The most recent top 500 list of the world's most powerful computers shows no major changes. World's most powerful computer in Jun 2019
A couple of years ago Oak Ridge National Lab assembled Summit, an IBM system using 2.4 million cores rated at 149 Petaflops. It burns 11.4 MWatts of power. As of today this is the output of a very small power plant. In 1913 the most powerful plant in the world produced 108 MW. So Summit only requires 1/10th of the output of the best power generation technology of the early 20th century.
The stagnant growth of the most powerful system has ended. We are seeing growth, but much slower than the heyday of the early 21st century. Extrapolating the date of a human equivalent system, 1-100 exaflops, shows we could be 15 years or more away from creating a truly sentient machine.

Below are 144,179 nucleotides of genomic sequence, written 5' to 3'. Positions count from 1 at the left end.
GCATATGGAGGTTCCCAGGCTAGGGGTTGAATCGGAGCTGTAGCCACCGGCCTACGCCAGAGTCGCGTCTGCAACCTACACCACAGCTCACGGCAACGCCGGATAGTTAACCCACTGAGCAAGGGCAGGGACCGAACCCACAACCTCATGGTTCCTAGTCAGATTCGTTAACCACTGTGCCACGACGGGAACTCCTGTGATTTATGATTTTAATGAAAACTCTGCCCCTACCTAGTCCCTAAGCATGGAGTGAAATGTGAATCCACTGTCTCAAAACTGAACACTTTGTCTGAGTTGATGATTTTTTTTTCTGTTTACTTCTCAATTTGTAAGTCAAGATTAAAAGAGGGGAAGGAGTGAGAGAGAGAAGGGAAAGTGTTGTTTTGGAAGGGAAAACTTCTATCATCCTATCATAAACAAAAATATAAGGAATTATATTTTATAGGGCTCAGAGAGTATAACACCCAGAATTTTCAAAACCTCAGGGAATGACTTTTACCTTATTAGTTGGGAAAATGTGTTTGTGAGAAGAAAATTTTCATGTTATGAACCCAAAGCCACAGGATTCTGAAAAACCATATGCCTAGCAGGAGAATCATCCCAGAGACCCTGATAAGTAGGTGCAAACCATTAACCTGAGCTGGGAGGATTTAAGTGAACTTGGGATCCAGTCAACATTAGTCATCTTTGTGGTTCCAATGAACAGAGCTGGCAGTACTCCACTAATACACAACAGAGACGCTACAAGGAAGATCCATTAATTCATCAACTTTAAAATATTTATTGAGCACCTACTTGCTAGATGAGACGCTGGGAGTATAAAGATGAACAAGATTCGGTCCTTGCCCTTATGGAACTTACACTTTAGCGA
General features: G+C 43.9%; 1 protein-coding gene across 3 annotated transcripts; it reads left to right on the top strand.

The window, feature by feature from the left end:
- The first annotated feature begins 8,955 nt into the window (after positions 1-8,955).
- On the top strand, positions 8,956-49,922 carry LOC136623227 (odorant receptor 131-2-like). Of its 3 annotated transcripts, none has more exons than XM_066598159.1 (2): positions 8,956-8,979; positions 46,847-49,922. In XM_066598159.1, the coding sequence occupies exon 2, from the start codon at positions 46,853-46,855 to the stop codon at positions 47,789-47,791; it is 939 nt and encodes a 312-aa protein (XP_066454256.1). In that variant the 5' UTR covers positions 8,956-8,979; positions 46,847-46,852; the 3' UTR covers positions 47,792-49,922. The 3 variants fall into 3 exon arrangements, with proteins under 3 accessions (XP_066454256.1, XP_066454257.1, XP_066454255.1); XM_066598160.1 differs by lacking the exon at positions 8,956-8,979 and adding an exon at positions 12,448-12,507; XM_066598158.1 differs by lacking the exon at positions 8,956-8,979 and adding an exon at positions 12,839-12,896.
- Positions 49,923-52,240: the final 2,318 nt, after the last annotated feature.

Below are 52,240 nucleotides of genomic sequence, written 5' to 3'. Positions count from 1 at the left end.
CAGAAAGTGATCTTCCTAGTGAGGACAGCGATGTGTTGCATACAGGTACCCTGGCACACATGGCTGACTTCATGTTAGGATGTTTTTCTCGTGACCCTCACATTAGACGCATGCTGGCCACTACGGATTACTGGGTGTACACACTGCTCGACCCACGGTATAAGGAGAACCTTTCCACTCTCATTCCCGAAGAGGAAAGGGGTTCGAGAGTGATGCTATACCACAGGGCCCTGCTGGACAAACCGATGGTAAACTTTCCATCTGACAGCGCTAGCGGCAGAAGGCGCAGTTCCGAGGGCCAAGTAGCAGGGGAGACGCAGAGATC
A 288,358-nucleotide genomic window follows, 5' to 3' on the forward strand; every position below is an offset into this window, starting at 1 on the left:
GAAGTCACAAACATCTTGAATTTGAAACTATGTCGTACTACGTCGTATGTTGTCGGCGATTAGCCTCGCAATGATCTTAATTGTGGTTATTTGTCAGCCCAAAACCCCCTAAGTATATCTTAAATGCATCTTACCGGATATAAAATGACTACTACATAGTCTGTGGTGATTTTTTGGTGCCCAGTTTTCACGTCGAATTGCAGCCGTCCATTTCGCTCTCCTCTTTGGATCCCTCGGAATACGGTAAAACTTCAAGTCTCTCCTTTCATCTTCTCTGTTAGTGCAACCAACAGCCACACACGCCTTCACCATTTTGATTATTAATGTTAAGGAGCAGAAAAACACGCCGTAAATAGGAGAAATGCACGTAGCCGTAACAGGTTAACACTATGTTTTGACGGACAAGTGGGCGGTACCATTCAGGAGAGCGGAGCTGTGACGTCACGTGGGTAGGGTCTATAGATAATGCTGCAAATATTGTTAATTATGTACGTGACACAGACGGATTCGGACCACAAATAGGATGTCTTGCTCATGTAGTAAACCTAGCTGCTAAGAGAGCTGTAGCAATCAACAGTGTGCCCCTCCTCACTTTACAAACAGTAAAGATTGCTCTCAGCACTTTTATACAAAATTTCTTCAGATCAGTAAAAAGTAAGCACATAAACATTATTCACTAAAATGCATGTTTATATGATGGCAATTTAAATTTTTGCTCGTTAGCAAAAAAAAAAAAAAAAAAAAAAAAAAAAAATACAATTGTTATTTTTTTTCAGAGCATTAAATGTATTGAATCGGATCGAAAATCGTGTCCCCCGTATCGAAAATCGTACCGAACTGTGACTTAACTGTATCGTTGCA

149 petaflops is probably 1% of what is needed to achieve sentience. Are we still headed towards a day when we create a new independent intelligence which requires an entire nuclear power plant to sustain it?
Of course the only way to achieve sentience is to write the programs for it, and then give that collection of AI programs 100% of the platform. But it is highly unlikely that any of these supercomputers will be dedicated to running a single set of programs for the sole purpose of creating a thinking machine. The cost of creating a sentient machine is the dominant limiting factor in the evolution of machine intelligence. The only way it is going to happen is if a corporation or philanthropist dedicated a couple of billions of dollars to build, release, and sustain such a system.
Ray Kurzweil continues to make predictions of the Singularity almost void of financial analysis. So my question for Ray is: who will make the financial commitment to build and sustain a dedicated AI by 2029 with sentience as probably the only output of that system?